Hijacked by his ego, Will Smith missed his opportunity to address bullying, respect for Black women

Hijacked by his ego, Will Smith missed his opportunity to address bullying, respect for Black women

I’m an avid Academy Awards watcher. I’ve watched for years, and can’t remember missing one. I cheered when Halle Berry won for Best Actress for Monster’s Ball, the year after Denzel Washington won the award for Best Actor for Training Day, and have for years lamented how few Black actors, Latino actors, Asian actors, LGBTQ+ actors, disabled actors, etc. have won awards.

RELATED: What I see as a Black woman watching Judge Ketanji Brown Jackson’s confirmation hearings

So last night, I was set to be left hopeful as it was predicted that the night would bring a few wins for a few underrepresented creatives. Instead, an unhinged Will Smith—regardless of his reason—turned what could have been a thoughtful and inspiring moment into chaos and distraction by reacting with an outburst to something stupid that comedian Chris Rock said. 

After a week of watching the Honorable Ketanji Brown Jackson take attacks from far lesser humans during her Supreme Court hearings and never once allowing her reason or dignity to be stolen from her or from the historic moment she was in, I was stunned that Smith so easily let his own moment (long-earned) be hijacked by ego and anger. 

In case you missed it, the Academy Awards were going along as usual on Sunday, with no real upsets.

Hosts Amy Schumer, Wanda Sykes, and Regina Hall were charming and funny, and CODA’s supporting actor Troy Kotsur, the first deaf man to win an Oscar for acting, gave a moving speech about inclusivity and thanked all the deaf theaters that had given him the opportunity to develop his craft.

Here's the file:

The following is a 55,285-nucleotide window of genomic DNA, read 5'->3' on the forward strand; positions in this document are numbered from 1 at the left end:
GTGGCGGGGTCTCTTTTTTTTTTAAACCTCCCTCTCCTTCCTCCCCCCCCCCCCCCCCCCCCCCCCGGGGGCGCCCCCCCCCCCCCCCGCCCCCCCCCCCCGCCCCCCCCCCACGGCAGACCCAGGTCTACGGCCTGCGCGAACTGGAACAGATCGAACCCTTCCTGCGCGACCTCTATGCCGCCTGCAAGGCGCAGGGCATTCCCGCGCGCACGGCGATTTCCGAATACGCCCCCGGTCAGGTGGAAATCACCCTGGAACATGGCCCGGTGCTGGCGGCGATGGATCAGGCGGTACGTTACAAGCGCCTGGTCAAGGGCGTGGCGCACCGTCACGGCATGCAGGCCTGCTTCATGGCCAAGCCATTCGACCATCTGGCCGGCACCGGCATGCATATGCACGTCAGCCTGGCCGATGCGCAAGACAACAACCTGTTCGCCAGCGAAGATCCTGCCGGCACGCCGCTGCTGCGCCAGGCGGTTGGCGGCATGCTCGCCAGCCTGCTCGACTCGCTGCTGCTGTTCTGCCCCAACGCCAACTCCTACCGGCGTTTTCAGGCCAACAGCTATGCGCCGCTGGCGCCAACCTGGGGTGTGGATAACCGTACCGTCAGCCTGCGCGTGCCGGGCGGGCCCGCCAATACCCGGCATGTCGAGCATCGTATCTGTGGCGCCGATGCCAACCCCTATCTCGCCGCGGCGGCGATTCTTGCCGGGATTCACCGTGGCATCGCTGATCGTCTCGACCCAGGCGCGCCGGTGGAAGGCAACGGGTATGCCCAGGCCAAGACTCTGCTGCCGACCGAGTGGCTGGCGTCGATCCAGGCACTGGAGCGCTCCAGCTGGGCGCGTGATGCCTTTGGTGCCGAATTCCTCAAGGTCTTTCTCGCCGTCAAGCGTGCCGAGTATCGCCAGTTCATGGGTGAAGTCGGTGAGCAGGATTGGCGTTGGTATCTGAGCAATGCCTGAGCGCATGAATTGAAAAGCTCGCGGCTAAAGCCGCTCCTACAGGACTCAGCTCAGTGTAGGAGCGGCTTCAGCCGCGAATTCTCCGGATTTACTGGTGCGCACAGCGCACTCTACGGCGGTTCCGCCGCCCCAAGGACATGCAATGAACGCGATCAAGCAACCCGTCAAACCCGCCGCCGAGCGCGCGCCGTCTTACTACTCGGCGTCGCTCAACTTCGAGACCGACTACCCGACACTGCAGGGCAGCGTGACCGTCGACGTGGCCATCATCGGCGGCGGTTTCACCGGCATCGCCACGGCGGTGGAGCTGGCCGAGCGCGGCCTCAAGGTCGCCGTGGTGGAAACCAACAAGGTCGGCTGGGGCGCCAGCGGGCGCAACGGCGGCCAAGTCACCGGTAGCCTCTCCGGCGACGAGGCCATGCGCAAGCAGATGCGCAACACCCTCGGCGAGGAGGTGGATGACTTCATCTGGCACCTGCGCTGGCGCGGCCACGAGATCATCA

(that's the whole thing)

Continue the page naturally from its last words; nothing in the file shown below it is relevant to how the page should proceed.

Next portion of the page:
A few more awards, a few more minutes. 

Then just at the top of the last hour, Rock was announced as a presenter for the Best Documentary Film. I thought Rock would do his usual funny bit and was braced to cheer for Questlove’s amazing film Summer of Soul.

Then all hell broke loose. 

Rock came out and within a minute he took a swipe at Smith’s wife, Jada Pinkett Smith.

“Jada, I love you. GI Jane 2, can’t wait to see you,” Rock said, referring to Pinkett Smith’s shaved head.

The problem with the insensitive “joke” is that Pinkett Smith has alopecia, an autoimmune disease that causes people to lose their hair. So after Smith heard the comment, he stormed onto the stage to allegedly protect his wife’s honor and slapped Rock in the face. He then stormed back to his seat and shouted at Rock: “Keep my wife’s name out your f***ing mouth.”

But here’s the thing: By all accounts, Smith was favored to win the Oscar for Best Actor for his performance in King Richard, so he must have known he’d have an opportunity to give his big speech. And that would have been the moment to speak to Rock’s insensitivity. To talk about the importance, especially during these times, of respecting Black women.